When I first started growing my own fruit and veg in containers, I found information about how, when and what to feed plants in containers surprisingly hard to come by. Perhaps this isn’t surprising. Crop nutrition is never going to be a sexy subject. At its best it’s a complicated and slightly smelly one. Still, if you want your plants to thrive in containers, you need to put a bit of thought into feeding them. You can dedicate a lifetime to learning about crop nutrition. But I’ve found a little knowledge can go a long way.

Plants need a mix of nutrients, just as humans need to consume a mix of protein, fat, carbohydrate, minerals and vitamins. They particularly need nitrogen (N) for leaf growth, phosphorus (P) for root growth, and potassium (K) for fruit growth. All plants need all three, but leafy crops particularly need nitrogen, and fruit crops won’t develop well without enough potassium. They also need a wide range of other nutrients, often in tiny quantities. I think of these as the equivalent of the vitamins and minerals we need to keep us healthy. Finally, plants need bacteria and fungi in the soil to break it down and release food to their roots, just as humans need bacteria to digest food in our guts.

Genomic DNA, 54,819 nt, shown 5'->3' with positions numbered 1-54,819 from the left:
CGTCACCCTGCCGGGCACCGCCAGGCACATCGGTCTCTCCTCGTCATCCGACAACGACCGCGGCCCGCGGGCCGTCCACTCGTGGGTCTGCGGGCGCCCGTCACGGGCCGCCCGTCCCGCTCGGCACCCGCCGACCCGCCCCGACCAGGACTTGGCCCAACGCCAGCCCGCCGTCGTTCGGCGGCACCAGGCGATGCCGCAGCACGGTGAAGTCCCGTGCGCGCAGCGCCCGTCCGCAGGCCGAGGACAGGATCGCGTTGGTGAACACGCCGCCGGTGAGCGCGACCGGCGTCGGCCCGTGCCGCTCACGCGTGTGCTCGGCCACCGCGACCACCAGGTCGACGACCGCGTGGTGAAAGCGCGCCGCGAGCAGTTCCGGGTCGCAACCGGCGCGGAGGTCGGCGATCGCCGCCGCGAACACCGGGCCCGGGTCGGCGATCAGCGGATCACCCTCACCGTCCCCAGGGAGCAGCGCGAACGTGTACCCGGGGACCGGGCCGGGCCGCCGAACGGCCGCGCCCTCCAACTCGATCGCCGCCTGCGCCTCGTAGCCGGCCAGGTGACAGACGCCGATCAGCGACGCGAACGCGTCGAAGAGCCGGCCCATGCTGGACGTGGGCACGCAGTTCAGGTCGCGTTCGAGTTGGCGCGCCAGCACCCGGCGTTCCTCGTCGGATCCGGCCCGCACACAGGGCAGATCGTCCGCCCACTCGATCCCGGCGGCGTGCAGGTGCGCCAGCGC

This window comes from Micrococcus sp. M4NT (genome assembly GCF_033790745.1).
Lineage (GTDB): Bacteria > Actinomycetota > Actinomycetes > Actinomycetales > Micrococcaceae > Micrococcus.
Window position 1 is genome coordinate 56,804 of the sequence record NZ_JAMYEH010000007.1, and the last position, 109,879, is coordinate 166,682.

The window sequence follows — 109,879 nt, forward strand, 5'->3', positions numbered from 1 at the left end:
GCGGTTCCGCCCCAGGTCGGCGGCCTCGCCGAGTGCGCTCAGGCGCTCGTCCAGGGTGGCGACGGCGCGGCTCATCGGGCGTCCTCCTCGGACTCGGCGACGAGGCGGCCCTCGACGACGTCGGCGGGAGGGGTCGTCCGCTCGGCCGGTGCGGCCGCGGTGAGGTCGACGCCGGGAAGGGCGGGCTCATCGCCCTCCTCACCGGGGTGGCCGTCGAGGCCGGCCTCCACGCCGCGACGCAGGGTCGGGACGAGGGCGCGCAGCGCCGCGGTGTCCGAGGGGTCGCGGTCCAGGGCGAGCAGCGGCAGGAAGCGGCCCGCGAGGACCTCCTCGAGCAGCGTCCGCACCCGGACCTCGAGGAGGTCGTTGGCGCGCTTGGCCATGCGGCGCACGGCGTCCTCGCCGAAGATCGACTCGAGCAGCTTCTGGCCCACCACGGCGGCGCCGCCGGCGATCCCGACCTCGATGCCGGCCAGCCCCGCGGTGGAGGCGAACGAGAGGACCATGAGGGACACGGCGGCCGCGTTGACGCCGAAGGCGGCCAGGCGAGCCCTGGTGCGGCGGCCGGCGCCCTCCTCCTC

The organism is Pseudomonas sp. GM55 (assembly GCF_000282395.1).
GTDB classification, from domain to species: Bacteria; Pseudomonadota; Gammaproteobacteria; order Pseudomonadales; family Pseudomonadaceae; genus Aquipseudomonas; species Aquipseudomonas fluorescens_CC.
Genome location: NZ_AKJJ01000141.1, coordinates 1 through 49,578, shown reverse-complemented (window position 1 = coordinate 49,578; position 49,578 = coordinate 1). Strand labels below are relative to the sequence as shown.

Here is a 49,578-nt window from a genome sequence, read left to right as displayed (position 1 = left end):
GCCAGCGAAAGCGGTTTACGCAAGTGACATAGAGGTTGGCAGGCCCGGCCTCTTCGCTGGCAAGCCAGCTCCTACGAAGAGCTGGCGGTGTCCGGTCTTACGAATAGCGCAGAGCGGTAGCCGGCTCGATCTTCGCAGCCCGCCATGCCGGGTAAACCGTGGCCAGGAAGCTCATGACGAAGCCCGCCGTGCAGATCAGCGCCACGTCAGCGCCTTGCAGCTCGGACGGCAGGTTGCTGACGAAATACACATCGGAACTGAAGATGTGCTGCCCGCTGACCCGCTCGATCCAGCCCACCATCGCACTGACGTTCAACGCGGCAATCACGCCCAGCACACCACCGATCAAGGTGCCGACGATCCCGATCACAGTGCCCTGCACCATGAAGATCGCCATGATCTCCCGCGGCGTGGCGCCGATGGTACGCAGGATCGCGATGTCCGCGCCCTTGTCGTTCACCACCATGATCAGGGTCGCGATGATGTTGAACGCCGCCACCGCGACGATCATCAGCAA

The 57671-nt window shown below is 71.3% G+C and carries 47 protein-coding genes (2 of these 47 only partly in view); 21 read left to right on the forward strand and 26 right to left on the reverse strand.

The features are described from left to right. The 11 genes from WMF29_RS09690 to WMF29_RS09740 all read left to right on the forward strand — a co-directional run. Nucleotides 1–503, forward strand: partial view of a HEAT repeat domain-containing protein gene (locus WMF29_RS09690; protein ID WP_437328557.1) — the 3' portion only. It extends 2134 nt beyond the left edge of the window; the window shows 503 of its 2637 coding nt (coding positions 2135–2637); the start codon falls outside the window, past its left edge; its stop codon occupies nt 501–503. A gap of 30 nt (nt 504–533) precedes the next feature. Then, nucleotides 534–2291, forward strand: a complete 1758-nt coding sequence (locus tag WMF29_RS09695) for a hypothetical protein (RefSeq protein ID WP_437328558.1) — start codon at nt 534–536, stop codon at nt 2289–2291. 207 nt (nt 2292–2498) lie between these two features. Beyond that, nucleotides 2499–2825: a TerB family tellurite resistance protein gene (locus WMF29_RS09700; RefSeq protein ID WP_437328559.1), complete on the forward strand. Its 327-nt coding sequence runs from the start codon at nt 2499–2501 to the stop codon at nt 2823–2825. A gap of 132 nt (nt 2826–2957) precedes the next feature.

Most compost or growing mixes you can buy in garden centres only contain enough nutrients for six weeks’ growth. So for optimum results, you need the right fertiliser (rich in either nitrogen or potassium) and you need to make sure the plant has enough vitamins and minerals and that there is plenty of soil life in your pots.

Here are some of the easiest ways to add these critical ingredients.


Your salads and other leafy crops won’t flourish unless they have enough nitrogen.

Chicken manure pellets are cheap, easy to source, and contain most of the essential nutrients for plants. They are particularly high in nitrogen. I use them all the time for rejuvenating old compost to grow salads. Simply mix a handful into your compost before you plant your salads.

If you have a supply of nettles nearby, you can make nettle tea by soaking nettles in a bucket of water for two weeks. The resulting brew is high in nitrogen and other goodies (if a bit whiffy!).